IDEAS home Printed from
MyIDEAS: Log in (now much improved!) to save this article

Evidence on the Effectiveness of Juvenile Court Sanctions

Listed author(s):
  • Mears, Daniel P.
  • Cochran, Joshua C.
  • Greenman, Sarah J.
  • Bhati, Avinash S.
  • Greenwald, Mark A.
Registered author(s):

    The past decade has been witness to a proliferation of calls for evidence-based juvenile court sanctions—including various programs, interventions, services, and strategies or approaches—that reduce recidivism and improve mental health, drug dependency, and education outcomes. At the same time, an emerging body of work has identified “proven,” “evidence-based,” “best practice,” or, more generally, “effective” efforts to achieve these outcomes. Even so, grounds for concern exist regarding the evidence-base for these and other sanctions.

    If you experience problems downloading a file, check if you have the proper application to view it first. In case of further problems read the IDEAS help page. Note that these files are not on the IDEAS site. Please be patient as the files may be large.

    File URL:
    Download Restriction: Full text for ScienceDirect subscribers only

    As the access to this document is restricted, you may want to look for a different version under "Related research" (further below) or search for a different version of it.

    Article provided by Elsevier in its journal Journal of Criminal Justice.

    Volume (Year): 39 (2011)
    Issue (Month): 6 ()
    Pages: 509-520

    in new window

    Handle: RePEc:eee:jcjust:v:39:y:2011:i:6:p:509-520
    DOI: 10.1016/j.jcrimjus.2011.09.006
    Contact details of provider: Web page:

    References listed on IDEAS
    Please report citation or reference errors to , or , if you are the registered author of the cited work, log in to your RePEc Author Service profile, click on "citations" and make appropriate adjustments.:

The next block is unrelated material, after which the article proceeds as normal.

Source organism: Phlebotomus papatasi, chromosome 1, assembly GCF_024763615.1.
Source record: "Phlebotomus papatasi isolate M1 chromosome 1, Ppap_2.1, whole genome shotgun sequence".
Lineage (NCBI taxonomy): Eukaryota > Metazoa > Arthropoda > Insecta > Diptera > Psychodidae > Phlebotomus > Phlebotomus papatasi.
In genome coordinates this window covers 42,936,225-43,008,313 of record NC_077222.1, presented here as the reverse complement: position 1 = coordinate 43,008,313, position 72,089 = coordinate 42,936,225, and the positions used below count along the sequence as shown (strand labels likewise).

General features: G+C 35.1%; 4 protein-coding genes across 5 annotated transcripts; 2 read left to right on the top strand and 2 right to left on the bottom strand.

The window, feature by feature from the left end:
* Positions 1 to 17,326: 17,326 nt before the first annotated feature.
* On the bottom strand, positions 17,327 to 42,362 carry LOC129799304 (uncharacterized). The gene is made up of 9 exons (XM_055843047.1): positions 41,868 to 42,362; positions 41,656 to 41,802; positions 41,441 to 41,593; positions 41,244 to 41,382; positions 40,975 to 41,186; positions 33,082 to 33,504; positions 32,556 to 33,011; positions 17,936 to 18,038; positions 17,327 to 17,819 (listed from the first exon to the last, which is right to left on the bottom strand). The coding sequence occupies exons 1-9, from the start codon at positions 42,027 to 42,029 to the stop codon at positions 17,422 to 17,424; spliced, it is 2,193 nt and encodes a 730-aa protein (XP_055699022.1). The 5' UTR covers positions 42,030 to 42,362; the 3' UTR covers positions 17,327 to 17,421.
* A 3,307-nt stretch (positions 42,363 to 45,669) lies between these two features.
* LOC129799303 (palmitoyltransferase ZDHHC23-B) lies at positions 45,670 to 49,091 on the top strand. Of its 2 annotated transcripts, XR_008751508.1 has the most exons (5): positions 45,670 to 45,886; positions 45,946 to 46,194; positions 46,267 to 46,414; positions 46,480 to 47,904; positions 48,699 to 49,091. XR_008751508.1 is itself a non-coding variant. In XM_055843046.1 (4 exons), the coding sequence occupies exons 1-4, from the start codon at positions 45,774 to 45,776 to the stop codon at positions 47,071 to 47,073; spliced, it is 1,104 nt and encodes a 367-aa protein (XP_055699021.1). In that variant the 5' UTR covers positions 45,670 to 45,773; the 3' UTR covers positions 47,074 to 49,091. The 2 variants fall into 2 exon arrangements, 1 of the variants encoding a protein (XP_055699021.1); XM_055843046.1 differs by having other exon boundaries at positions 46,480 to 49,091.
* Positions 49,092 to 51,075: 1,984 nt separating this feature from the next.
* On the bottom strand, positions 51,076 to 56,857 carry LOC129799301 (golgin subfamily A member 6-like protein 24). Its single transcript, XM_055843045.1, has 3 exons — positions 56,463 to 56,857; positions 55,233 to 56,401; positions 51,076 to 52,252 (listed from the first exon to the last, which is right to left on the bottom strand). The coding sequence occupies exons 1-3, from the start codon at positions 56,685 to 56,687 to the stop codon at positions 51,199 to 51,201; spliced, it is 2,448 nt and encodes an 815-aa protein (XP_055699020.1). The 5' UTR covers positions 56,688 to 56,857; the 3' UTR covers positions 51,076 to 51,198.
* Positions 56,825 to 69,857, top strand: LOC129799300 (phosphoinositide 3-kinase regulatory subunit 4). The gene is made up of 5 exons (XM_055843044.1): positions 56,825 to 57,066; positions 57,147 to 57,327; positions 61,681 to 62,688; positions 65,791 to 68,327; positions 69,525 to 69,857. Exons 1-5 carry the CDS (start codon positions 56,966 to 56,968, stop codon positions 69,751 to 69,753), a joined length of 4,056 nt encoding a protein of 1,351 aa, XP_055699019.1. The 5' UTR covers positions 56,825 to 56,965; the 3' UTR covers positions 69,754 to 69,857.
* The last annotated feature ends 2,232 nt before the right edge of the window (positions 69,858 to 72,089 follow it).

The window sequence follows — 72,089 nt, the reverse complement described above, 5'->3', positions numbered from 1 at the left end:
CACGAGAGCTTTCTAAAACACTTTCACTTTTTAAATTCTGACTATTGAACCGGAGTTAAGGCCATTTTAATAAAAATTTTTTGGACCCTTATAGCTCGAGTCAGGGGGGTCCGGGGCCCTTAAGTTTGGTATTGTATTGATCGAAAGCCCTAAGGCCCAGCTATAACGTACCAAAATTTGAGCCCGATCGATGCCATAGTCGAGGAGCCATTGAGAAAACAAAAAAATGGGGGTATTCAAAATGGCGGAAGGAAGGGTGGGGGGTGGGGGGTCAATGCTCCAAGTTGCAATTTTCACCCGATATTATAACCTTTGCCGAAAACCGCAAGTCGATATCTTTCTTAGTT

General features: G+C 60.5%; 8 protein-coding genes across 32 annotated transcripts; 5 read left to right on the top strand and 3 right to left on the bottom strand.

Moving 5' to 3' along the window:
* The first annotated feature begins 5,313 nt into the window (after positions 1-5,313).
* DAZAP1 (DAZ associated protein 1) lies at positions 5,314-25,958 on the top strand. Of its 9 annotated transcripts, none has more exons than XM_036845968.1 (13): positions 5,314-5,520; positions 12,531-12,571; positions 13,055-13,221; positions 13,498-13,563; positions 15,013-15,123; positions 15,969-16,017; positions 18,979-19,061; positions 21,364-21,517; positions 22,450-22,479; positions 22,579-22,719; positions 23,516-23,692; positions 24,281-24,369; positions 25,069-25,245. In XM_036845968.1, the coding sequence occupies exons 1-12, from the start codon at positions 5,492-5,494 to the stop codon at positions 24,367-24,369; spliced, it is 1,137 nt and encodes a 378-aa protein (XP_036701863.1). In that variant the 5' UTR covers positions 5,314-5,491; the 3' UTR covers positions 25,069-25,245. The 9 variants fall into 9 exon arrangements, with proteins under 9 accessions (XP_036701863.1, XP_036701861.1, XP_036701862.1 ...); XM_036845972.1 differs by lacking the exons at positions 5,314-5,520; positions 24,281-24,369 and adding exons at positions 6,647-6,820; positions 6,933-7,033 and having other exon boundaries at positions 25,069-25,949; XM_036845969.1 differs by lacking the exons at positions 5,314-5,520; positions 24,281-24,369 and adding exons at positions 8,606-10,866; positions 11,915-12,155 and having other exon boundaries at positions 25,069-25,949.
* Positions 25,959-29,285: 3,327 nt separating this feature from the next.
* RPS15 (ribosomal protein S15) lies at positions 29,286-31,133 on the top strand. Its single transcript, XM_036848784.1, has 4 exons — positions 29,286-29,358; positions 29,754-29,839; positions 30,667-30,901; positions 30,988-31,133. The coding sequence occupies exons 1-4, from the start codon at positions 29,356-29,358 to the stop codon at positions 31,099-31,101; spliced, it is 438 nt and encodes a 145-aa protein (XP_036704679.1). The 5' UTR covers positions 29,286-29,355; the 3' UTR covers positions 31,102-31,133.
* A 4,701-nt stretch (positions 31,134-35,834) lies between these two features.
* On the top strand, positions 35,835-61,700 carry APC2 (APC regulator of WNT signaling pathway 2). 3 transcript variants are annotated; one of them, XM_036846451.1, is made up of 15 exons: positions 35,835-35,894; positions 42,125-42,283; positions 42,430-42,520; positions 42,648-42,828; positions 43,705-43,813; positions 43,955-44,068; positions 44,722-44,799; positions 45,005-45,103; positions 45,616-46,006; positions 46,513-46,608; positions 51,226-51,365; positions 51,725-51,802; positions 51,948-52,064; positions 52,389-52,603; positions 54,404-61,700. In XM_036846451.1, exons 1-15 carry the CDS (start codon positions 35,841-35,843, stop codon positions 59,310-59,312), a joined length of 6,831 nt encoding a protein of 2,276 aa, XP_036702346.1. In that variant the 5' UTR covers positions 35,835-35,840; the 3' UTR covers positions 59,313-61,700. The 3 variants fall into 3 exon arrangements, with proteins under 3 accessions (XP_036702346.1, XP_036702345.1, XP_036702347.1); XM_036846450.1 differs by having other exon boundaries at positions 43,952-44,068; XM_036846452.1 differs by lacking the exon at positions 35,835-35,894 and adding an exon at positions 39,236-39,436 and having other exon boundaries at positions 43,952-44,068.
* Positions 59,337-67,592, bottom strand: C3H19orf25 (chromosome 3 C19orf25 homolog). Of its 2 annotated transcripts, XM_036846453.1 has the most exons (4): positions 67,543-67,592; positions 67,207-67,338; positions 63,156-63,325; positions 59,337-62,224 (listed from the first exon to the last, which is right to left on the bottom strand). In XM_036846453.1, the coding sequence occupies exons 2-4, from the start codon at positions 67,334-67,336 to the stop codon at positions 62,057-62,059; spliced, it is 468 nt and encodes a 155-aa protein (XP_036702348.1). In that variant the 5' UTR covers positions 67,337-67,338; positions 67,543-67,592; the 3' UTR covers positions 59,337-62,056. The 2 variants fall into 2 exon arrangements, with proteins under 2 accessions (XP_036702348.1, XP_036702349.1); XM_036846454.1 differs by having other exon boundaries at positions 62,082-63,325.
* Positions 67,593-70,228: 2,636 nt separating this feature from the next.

in new window

    1. Sharkey, Jill D. & Sander, Janay B. & Jimerson, Shane R., 2010. "Acculturation and mental health: Response to a culturally-centered delinquency intervention," Journal of Criminal Justice, Elsevier, vol. 38(4), pages 827-834, July.
    2. James J. Heckman & Jeffrey A. Smith, 1995. "Assessing the Case for Social Experiments," Journal of Economic Perspectives, American Economic Association, vol. 9(2), pages 85-110, Spring.
    3. Mears, Daniel P. & Barnes, J.C., 2010. "Toward a systematic foundation for identifying evidence-based criminal justice sanctions and their relative effectiveness," Journal of Criminal Justice, Elsevier, vol. 38(4), pages 702-710, July.
    4. Lopez, Vera & Russell, Margaret, 2008. "Examining the predictors of juvenile probation officers' rehabilitation orientation," Journal of Criminal Justice, Elsevier, vol. 36(5), pages 381-388, September.
    5. Littell, Julia H., 2006. "The case for Multisystemic Therapy: Evidence or orthodoxy?," Children and Youth Services Review, Elsevier, vol. 28(4), pages 458-472, April.
    6. Holsinger, Alex M. & Latessa, Edward J., 1999. "An empirical evaluation of a sanction continuum: Pathways through the juvenile justice system," Journal of Criminal Justice, Elsevier, vol. 27(2), pages 155-172, March.
    7. Yazzie, Rebecca A., 2011. "Availability of treatment to youth offenders: Comparison of public versus private programs from a national census," Children and Youth Services Review, Elsevier, vol. 33(6), pages 804-809, June.
    8. Littell, Julia H., 2008. "Evidence-based or biased? The quality of published reviews of evidence-based practices," Children and Youth Services Review, Elsevier, vol. 30(11), pages 1299-1317, November.
    9. Eugene Bardach, 2004. "Presidential address-The extrapolation problem: How can we learn from the experience of others?," Journal of Policy Analysis and Management, John Wiley & Sons, Ltd., vol. 23(2), pages 205-220.
    Full references (including those not matched with items on IDEAS)

    This item is not listed on Wikipedia, on a reading list or among the top items on IDEAS.

    When requesting a correction, please mention this item's handle: RePEc:eee:jcjust:v:39:y:2011:i:6:p:509-520. See general information about how to correct material in RePEc.

    For technical questions regarding this item, or to correct its authors, title, abstract, bibliographic or download information, contact: (Dana Niculescu)

    If you have authored this item and are not yet registered with RePEc, we encourage you to do it here. This allows to link your profile to this item. It also allows you to accept potential citations to this item that we are uncertain about.

    If references are entirely missing, you can add them using this form.

    If the full references list an item that is present in RePEc, but the system did not link to it, you can help with this form.

    If you know of missing items citing this one, you can help us creating those links by adding the relevant references in the same way as above, for each refering item. If you are a registered author of this item, you may also want to check the "citations" tab in your profile, as there may be some citations waiting for confirmation.

    Please note that corrections may take a couple of weeks to filter through the various RePEc services.

    This information is provided to you by IDEAS at the Research Division of the Federal Reserve Bank of St. Louis using RePEc data.